In other words, a through-flow mixing device is thus proposed which, viewed in the direction of flow, has at least two flow mixers connected in series. At least two components are delivered to the first flow mixer and are mixed together in this flow mixer. Thereafter, in the second flow mixer, the resulting intermediate product has added to it at least one further component (which itself can also be an intermediate product). The terms “directly” and “indirectly” are to be understood as follows. A channel opens “directly” into another channel when there is no further mixer located between these channels. A channel opens “indirectly” into another channel when a further mixer is located between the channels, and in particular if further components are admixed in the further mixer.
The components should generally be flowable. This includes liquid, viscous and powdery components, if appropriate also gaseous components. The components can all be different, although it is also possible for two or more components to be identical. In particular, it is conceivable that the components delivered through the second and third inlet channels are identical, such that only the mixing ratio is changed between the first and second mixers. In this case, the third inlet channel can branch off from the second inlet channel.
At least the first and second inlet channels, preferably also the third inlet channel, preferably each have a connector element for a container. This connector element can be designed in any known way, e.g. as a male or female Luer connector. It is also conceivable to design a common connector element for all three or more channels. In this case, each inlet channel has a connection portion designed for connection to a container. To make connection easier, at least the first and second inlet channels, preferably also the third inlet channel, can extend parallel to one another in the area of the connector elements. The first, second and third inlet channels can be arranged substantially in a common plane in the area of the connector elements, although they can also form a triangle, for example. The connectors can be coded, i.e. differently designed, such that each connector can only be connected to a corresponding complementary connector of a matching container, or they can be designed and arranged such that the mixing device can be connected only in a well-defined position to a matching container arrangement.
The mixing elements in the mixing channels can be any desired static or dynamic mixing elements, as are known per se. In a preferred embodiment, the first and/or second mixing elements are static mixing elements. Mixing elements of this kind have long been known. They can, for example, comprise a helix with a plurality of helical blades or vanes arranged thereon.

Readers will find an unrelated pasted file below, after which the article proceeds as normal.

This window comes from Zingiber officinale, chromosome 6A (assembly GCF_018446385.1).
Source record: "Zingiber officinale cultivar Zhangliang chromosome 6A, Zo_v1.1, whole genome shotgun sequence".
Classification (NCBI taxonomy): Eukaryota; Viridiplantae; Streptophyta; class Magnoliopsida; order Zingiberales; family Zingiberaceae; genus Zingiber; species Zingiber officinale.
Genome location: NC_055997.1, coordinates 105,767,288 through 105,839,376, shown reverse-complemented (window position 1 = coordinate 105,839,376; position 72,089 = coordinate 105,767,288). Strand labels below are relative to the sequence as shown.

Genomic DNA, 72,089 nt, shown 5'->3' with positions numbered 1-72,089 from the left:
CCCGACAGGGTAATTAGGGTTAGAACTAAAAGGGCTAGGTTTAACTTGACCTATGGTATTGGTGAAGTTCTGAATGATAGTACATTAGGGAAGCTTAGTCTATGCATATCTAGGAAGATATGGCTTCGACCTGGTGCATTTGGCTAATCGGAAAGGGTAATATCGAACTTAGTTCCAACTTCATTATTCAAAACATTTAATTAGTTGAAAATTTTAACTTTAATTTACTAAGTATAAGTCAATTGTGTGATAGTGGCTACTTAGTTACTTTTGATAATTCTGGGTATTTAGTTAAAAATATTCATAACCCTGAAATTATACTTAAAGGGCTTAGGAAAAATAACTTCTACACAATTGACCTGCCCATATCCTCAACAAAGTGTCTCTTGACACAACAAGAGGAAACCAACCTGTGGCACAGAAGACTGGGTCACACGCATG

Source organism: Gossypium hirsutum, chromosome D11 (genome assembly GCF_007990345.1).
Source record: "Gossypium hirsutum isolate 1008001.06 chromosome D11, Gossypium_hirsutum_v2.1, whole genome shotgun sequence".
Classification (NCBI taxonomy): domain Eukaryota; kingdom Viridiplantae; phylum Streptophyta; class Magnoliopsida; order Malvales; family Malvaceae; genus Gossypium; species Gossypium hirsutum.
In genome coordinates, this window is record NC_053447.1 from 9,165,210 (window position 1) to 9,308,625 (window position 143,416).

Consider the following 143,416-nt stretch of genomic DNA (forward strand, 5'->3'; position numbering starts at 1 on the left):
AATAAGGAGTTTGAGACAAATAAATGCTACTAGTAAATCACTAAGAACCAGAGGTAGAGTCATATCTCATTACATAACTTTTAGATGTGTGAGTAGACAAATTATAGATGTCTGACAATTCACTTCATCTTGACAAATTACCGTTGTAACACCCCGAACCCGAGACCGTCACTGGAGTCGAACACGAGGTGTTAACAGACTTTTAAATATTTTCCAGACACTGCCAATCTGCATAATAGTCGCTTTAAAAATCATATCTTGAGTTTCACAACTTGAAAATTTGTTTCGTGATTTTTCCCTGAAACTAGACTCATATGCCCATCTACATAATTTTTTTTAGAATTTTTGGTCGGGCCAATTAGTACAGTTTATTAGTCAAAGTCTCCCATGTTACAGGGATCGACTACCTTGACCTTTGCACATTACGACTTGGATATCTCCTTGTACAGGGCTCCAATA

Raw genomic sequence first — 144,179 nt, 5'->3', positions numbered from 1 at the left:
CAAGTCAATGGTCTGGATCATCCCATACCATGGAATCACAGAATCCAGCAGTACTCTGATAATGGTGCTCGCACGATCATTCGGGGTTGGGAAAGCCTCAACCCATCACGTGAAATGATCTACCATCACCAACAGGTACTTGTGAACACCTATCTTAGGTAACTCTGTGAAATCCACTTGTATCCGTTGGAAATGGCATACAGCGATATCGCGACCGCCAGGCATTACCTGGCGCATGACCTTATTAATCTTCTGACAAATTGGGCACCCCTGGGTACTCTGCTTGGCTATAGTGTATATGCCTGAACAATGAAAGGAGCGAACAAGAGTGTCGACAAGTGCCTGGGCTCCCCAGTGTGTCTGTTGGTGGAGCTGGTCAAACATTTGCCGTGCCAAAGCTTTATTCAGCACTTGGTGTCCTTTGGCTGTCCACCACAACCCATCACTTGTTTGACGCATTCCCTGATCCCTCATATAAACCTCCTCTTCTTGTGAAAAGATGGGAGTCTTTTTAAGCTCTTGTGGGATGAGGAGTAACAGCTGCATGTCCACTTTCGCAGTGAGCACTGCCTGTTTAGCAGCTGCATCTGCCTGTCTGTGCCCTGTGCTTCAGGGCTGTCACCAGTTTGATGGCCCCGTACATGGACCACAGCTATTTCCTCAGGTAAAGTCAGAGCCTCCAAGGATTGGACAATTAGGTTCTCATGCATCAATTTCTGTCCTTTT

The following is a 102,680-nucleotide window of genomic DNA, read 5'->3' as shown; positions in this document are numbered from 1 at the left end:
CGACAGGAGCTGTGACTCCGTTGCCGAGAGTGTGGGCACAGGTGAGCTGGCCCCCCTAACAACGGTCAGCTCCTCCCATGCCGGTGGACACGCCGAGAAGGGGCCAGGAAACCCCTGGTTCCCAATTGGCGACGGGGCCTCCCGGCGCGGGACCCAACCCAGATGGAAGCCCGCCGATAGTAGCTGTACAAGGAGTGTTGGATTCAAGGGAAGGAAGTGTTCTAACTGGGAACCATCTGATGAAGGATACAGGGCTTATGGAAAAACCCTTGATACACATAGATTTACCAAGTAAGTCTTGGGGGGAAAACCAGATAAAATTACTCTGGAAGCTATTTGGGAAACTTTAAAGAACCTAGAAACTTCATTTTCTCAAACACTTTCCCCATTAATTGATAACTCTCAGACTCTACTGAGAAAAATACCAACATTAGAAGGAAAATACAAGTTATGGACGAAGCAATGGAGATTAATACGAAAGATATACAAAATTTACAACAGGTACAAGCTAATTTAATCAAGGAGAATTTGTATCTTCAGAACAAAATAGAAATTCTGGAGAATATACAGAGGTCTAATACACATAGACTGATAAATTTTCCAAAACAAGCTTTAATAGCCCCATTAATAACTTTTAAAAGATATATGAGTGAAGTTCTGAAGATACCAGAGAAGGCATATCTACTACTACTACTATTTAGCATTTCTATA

In a particular embodiment, the mixing device also comprises a third mixing channel accommodating at least one mixing element, and a fourth inlet channel. The third inlet channel and the fourth inlet channel then open into the third mixing channel, and the third mixing channel opens directly or indirectly into the second mixing channel.
The invention also relates to a discharge device that comprises a mixing device of the type described above. The discharge device further comprises at least a first and a second container, wherein each container has a container outlet, and wherein the container outlet of the first container can be connected to the first inlet channel, and the container outlet of the second container can be connected to the second inlet channel. Preferably, a third container with a container outlet is also present, wherein this container outlet can be connected to the third inlet channel. Any desired containers can be used, e.g. syringes, carpules (i.e. containers that have a cylindrical wall portion and are closed at one end by a septum and at the other end by a movable piston), bags, tubes, etc. The containers can be accommodated in a common cartridge or can be connected to one another in some other way and form a single container unit. The container unit is then designed to be connected as a whole to the mixing device.
For this purpose, the inlet channels of the mixing device and the container outlets of the containers preferably have mutually corresponding connector elements or connection portions, which are designed and/or arranged in such a way that the container outlet of the first container can be connected only to the first inlet channel, and the container outlet of the second container can be connected only to the second inlet channel.
The discharge device preferably further comprises at least one discharge element in order to discharge the components from the containers and dispense said components through the container outlets. The discharge element can then usually be actuated manually. If the containers have a syringe-shaped or carpule-shaped design for example, the discharge element is, for example, a piston rod for each container. By contrast, if the containers are bag-shaped or collapsible tube-shaped for example, the discharge elements can also have completely different shapes. If several discharge elements are present, these are preferably connected to a common actuating element, so as to permit, by manual actuation of the actuating element, simultaneous dispensing of the components from the containers.